A Quiz: Can you name this flower?

EcoShow Full On

Full On: (expression) Intense

We are back in Wanganui after a full-on week at the Eco Show in Taupo. We are more than a little exhausted after long work days and minimal sleep. The EcoShow is a national event that pulls together eco-conscious vendors, speakers, exhibitors, and the occasional by-stander. One such by-stander was our fellow volunteer, Jess, who is now my best New Zealand friend. I’ve heard that times of crisis bring people together. Although I could write pages about the events leading up to and during the show, Jess may be one of the few people on the planet who can understand what I mean when I say that this year’s EcoShow was a bit of a free-for-all. But, despite our many moments spent flabergasted, annoyed, or in all-out despair, I think I walk away from the week with more good memories than bad. I’ll share those ones with you.

First, off was the many cool exhibits and speakers that we got to see. It is really powerful to be surrounded by so many people doing really amazing things. I went to talks about alternative economic systems, food consumption and the environment, and using permaculture as a model for community development. Here are our (new) friends Neil and James building a shelter out of sandbags. Once done and sealed with plaster these homes are strong timber-free economical housing options. (Does James remind anyone of a certain Lord of The Rings Character?).Some of the workshops were held inside yurts, built in just a few hours on-site. They were beautiful spaces to learn in. Almost as beautiful as the pizza oven built in the shape as a dragon. I’m always food-biased.

We also got to see pretty much all of our New Zealand friends together in one place. New Zealand really is a small country and it turns out that most of our friends already knew one another. Weird.

Our new friend Jess, however didn’t know anyone, being new to the eco scene. Don’t worry, we quickly indoctrinated her into the perma-CULT and by the end of the weekend she was a full-fledged eco-princess/warrior/goddess. There aren’t too many people who you can spend 5-days with and not dislike at some point, but Jess is one of those people who makes everyone around her happier. Must be her fab British sense of humor, although sometimes it was hard to translate what she was saying. (Why can’t everyone just speak American?). So many opportunities for humor were just thrown in our lap this weekend… Like a past-his-prime lounge singer and way-too-into her prime hippy interpretive dancer. There are a short list of people who would’ve so thoroughly enjoyed these moments as much as Jess and I did, and to you: Ian Hamlet, Megan Hardie, Tom Morgan, Joe Poulan, and Steven P. Gallo (Nick Jr.), I dedicate the final two pictures from Eco Show.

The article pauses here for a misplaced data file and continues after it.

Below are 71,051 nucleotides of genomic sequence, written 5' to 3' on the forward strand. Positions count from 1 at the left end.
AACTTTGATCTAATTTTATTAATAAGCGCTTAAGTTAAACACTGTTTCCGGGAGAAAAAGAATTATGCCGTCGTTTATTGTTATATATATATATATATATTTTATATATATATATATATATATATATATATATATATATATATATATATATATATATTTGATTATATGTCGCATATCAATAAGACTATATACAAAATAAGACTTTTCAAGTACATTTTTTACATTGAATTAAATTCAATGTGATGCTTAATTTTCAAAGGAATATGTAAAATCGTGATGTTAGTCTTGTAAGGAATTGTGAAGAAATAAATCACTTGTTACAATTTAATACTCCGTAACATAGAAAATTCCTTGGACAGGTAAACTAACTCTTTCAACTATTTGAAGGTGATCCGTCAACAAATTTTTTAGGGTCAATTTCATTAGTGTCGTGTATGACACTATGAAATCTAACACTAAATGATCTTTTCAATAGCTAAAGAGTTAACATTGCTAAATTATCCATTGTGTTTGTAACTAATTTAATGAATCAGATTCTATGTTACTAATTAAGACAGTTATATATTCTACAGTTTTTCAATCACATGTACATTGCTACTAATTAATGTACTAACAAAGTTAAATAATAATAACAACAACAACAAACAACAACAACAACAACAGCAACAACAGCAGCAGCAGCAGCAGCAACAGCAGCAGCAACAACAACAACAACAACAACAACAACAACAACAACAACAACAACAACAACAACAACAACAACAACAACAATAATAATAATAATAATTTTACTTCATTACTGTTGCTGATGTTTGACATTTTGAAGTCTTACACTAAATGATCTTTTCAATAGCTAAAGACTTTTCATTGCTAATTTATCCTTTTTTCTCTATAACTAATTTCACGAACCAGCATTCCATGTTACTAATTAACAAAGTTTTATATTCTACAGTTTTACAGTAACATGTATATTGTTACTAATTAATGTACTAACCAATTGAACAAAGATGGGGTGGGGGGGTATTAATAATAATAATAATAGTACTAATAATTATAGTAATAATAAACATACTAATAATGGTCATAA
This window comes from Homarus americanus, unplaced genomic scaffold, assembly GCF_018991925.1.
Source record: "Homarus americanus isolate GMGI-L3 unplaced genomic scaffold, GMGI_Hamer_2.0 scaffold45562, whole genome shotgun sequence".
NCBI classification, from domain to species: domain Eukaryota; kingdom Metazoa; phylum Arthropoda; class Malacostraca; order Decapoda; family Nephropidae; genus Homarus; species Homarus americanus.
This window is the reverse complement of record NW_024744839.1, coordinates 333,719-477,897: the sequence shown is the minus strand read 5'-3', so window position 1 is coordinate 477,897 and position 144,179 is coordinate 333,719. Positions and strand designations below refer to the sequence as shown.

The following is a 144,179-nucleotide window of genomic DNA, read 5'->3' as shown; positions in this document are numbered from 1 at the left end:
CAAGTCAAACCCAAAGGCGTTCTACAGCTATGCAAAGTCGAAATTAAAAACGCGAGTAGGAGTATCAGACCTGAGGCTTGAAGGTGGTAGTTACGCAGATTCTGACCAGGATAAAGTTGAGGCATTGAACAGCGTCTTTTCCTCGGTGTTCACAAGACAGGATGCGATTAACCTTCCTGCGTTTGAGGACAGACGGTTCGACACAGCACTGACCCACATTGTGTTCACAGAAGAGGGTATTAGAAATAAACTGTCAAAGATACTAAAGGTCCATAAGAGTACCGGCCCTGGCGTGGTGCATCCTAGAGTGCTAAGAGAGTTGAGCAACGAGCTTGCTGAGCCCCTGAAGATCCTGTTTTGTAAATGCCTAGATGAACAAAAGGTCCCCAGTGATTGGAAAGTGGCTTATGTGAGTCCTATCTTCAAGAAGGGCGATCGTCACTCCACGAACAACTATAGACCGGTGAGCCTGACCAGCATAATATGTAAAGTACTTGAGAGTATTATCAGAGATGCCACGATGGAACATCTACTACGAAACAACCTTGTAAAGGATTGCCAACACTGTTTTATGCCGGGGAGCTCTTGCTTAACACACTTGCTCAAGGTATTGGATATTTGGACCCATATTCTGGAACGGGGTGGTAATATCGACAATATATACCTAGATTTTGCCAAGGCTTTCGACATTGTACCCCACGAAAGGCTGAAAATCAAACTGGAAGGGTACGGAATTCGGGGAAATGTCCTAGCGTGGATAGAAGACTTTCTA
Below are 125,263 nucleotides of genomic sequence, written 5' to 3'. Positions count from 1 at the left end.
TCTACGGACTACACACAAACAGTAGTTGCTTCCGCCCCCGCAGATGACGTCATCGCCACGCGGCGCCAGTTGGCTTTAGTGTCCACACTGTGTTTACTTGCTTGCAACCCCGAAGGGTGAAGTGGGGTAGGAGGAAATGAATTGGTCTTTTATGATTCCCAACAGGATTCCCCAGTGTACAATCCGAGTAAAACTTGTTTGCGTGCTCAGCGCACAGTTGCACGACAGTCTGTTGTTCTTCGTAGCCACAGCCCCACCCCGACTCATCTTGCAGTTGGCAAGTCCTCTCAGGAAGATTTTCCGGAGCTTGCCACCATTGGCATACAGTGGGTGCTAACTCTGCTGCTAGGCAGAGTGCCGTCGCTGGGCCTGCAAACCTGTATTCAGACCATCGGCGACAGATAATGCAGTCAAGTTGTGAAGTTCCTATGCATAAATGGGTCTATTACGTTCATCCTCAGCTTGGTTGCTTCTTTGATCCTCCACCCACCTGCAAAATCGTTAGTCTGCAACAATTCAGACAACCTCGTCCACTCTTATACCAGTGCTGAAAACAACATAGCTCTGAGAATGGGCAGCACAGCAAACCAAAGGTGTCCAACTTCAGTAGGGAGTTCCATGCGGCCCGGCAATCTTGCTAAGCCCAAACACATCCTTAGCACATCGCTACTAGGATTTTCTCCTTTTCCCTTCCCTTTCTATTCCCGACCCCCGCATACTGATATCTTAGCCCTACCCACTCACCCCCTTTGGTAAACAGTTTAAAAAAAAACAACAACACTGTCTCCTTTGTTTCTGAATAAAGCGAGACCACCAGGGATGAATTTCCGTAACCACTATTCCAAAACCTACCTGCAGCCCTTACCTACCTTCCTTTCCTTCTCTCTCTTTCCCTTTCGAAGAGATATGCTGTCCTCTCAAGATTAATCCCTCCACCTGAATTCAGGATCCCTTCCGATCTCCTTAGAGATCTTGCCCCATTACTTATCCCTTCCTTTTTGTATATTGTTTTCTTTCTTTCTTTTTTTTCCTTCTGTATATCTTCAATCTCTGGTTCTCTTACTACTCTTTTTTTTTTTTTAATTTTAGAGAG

As seen on the tele

Tele: (n.) T.V.

We are heading to Taupo for a week, beginning tomorrow, to help out with the EcoShow. But, before we head off, we wanted to share some pics of the newest members of our household. We started noticing these baby pukekos a few days ago. The big ones have been hanging around since we arrived, doing plenty of damage in our garden. Then we saw a commercial for some energy company on tv that featured a little family of pukekos. We laughed and laughed at how rediculously big their feet are in the commercial. Then our little fledglings arrived, and although we have been struggling to get evidence of them, we finally got a few shots (I maxed out the zoom on my camera trying not to scare the little buggers off). You might be able to see their gi-normous feet in picture number two. Each foot is truly about the size of their whole body.

I’m not sure how internet will be in Taupo, and we may just be too excited doing new things and meeting new people to post, but we will try to keep you updated.


Can we suss this out?

Suss out: to sort out, to fix


The above two slides are from our presentation to the young friends (Quakers) tonight called: “Be the change”. I read an article from the Guardian citing a UN report:

“The richest 1% of adults in the world own 40% of the planet’s wealth… The report found the richest 10% of adults accounted for 85% of the world total of global assets. Half the world’s adult population, however, owned barely 1% of global wealth. Near the bottom of the list were India, with per capita wealth of $1,100, and Indonesia with assets per head of $1,400.”

The world is watching US lawmakers, businessmen, and consumers to see how they handle themselves in crisis. Maybe it is time for us to reevaluate our way of operating. Perhaps it is time for everyone to take just a few steps down the eightfold path and learn some lessons from the Buddha. The greed that has placed so much wealth in the hands of so few and has caused this faulty financial system can be changed on an individual level. Be the change you want to see!